When I was thirteen years old, I asked myself the following question for the first time: “Am I Muslim because I believe in God or because I was raised in a Muslim family?”
This question was thought-provoking. It came up because I saw so much injustice within the Arab community. I remember seeing how elder Arab women would yell at their daughters because they had arrived home an hour late, while not being bothered by the fact that their sons were partying and intimate with women all night long.
The most important thing, they would say to each other, is that our sons will marry pious and good women. This sentence always opens arguments when said in front of me. I can’t comprehend the amount of sexism in their way of thinking. So I would push them until they said what this is truly about.
“You are asking why there is a difference between men and women?! A man can’t get pregnant! A man can’t control his feelings. When a woman commits a sin, it’s a disgrace for our community.” That was their ultimate argument. So I soon realized this wasn’t about committing sins or displeasing God. It was about culture, ignorance and sexism. They didn’t care about their sons doing unislamic things, because it’s not an issue in their culture. Nobody would gossip about them, so they didn’t care.
Ignorance in faith
In fact, this is Islam calls “al-jahl fi al-din” or “ignorance in faith” when people follow non-Islamic rules while calling themselves Islamic. To continue with the same casus: Islam condemns all sins committed by men and women. There is no difference in gender in Islam. In a lot of other cultures, there’s still a big gap however.
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Another example is smoking. Most Islamic scholars have labeled smoking as “haram”, or impermissible, because of the many health consequences. This means that Muslims should take a step back from cigarettes, regardless of their gender. In a lot of cultures though, there’s a difference between men who smoke (which is seen as normal) and women who smoke (which is unthinkable).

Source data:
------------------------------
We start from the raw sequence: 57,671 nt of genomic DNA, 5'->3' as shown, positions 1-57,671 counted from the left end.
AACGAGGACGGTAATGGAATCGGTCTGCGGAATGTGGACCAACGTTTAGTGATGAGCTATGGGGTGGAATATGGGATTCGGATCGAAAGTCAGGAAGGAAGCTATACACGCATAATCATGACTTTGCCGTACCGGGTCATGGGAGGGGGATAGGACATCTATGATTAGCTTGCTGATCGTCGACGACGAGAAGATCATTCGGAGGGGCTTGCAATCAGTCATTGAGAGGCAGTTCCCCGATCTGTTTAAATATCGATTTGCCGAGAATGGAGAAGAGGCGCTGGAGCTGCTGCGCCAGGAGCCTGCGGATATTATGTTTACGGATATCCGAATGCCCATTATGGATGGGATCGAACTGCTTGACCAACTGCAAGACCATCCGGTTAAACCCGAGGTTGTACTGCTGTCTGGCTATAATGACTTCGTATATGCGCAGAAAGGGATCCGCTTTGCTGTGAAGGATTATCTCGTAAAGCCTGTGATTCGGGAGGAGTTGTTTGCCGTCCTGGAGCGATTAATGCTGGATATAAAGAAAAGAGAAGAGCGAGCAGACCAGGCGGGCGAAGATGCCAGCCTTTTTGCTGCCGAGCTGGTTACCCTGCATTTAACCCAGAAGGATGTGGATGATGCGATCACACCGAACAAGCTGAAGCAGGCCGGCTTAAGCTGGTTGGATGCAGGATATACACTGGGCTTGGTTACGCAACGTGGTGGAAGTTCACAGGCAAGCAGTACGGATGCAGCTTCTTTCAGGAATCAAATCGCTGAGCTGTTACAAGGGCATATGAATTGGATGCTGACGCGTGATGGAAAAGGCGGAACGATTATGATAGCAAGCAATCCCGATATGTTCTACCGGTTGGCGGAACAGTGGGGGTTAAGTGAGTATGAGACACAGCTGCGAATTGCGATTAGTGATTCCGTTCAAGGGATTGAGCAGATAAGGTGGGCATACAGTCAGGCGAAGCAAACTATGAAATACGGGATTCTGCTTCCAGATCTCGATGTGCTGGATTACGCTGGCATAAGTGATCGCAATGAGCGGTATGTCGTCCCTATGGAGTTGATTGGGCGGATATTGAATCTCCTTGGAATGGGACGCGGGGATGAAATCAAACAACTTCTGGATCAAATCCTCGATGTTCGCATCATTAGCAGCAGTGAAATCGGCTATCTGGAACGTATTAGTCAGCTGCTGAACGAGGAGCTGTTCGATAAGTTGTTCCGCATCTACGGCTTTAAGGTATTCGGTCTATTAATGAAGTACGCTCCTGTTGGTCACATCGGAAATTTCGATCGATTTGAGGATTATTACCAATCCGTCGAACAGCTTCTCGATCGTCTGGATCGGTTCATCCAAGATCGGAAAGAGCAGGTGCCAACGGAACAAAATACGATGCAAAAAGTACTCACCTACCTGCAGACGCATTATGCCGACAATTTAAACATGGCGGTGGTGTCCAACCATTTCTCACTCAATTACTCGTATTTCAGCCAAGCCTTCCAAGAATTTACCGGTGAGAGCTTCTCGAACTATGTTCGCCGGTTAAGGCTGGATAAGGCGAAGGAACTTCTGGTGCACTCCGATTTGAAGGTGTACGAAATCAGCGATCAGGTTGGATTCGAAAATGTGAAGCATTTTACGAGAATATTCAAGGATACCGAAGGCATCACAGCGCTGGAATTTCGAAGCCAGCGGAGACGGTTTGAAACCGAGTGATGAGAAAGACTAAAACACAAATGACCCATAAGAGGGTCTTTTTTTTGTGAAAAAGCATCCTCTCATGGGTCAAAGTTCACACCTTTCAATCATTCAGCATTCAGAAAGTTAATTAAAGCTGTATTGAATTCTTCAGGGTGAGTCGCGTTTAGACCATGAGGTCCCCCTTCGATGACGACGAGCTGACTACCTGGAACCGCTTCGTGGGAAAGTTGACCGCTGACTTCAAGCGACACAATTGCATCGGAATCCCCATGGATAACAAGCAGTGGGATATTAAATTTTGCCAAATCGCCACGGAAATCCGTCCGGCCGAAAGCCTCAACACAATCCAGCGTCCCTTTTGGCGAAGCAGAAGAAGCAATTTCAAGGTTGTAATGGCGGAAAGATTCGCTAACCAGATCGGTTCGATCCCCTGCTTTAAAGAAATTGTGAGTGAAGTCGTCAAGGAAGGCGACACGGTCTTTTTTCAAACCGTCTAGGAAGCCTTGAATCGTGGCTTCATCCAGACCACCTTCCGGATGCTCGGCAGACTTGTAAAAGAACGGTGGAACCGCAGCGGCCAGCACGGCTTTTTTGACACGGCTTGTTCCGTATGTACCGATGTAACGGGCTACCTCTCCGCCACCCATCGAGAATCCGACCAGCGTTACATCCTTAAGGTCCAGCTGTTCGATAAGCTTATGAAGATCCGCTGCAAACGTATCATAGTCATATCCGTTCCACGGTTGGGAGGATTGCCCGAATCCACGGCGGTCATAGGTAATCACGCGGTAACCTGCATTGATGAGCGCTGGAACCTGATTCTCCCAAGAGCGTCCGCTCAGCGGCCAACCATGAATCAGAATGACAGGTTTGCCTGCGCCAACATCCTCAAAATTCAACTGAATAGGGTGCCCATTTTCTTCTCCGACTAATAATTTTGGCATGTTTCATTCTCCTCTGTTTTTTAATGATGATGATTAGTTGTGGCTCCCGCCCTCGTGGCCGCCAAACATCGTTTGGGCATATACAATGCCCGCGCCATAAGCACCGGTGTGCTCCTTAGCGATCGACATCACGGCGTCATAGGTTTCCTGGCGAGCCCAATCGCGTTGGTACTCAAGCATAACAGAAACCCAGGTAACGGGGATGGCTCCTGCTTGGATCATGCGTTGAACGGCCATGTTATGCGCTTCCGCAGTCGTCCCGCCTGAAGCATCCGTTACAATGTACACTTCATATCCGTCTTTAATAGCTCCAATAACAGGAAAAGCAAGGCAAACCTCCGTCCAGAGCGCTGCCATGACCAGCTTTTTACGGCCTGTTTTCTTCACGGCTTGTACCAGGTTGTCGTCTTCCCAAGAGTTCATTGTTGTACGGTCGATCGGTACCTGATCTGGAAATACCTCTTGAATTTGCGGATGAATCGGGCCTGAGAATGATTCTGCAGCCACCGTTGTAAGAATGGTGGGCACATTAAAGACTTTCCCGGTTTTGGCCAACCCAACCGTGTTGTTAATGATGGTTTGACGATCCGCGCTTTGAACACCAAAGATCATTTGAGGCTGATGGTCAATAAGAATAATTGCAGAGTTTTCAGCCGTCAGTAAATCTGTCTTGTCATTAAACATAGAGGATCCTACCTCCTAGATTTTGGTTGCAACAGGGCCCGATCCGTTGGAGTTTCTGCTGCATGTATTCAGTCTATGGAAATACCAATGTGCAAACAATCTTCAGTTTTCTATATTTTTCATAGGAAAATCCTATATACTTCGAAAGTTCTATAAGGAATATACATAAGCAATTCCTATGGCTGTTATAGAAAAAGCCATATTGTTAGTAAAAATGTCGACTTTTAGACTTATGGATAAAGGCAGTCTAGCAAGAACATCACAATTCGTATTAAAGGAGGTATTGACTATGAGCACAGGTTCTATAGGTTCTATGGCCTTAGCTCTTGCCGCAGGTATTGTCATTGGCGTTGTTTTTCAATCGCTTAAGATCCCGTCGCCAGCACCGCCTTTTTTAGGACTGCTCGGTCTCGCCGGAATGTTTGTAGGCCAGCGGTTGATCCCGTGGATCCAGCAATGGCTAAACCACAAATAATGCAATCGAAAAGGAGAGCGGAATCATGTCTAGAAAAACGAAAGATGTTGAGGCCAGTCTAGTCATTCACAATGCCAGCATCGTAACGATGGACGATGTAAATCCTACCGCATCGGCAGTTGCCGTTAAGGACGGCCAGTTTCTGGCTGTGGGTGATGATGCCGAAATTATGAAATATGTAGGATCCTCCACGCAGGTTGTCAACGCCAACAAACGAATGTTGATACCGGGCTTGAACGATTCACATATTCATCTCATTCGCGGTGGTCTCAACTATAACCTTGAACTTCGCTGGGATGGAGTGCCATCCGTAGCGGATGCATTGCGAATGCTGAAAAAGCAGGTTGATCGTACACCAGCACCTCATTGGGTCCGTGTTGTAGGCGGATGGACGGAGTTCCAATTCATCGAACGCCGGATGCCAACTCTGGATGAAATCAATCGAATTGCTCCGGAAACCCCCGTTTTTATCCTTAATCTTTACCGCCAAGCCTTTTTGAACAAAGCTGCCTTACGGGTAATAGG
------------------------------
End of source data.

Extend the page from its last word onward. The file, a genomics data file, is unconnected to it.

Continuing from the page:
It’s important that we make a clear distinction between religion and culture. I acknowledge that it’s often very hard to make this distinction as some cultural norms are so embedded in our culture that we don’t even bother to think about its roots.
But it can be dangerous, and this can be seen very clearly in ex-Muslim’s tweets that are trending now on Twitter.
Ex-Muslims bashing Islam on Twitter
The idea behind the hashtag #Exmuslimbecause is sharing horrible things they had to experience while they were still Muslim. But scrolling through their tweets makes it pretty obvious that hardly any tweet has anything to do with religion. On the contrary, the Islamic values aren’t related to them in any way. Islam would condemn these acts. The question is: would all muslims condemn these acts? Probably not, it depends on their cultural values and to which degree they stick to them.
When, for example, your dad is saying that being raped by your husband is totally okay and in Islam you would be called a liar, you have to understand that on that very moment your dad was a liar and that he is in fact the one not understanding Islam.
#ExMuslimBecause I'm a woman…not a possession.
— Eiynah — (@NiceMangos) November 20, 2015
So instead of bashing a religion with more than a billion followers, let’s reflect on Islam and culture. It’s good to point out these things but you have to do it in a correct way because otherwise you’re as ignorant as Muslims who are abusing their religion.
#ExMuslimBecause if you have left Islam, you left it, thats your choice, why bash others by tweeting/bashing about their religion?
— havacado (@umhxva) November 20, 2015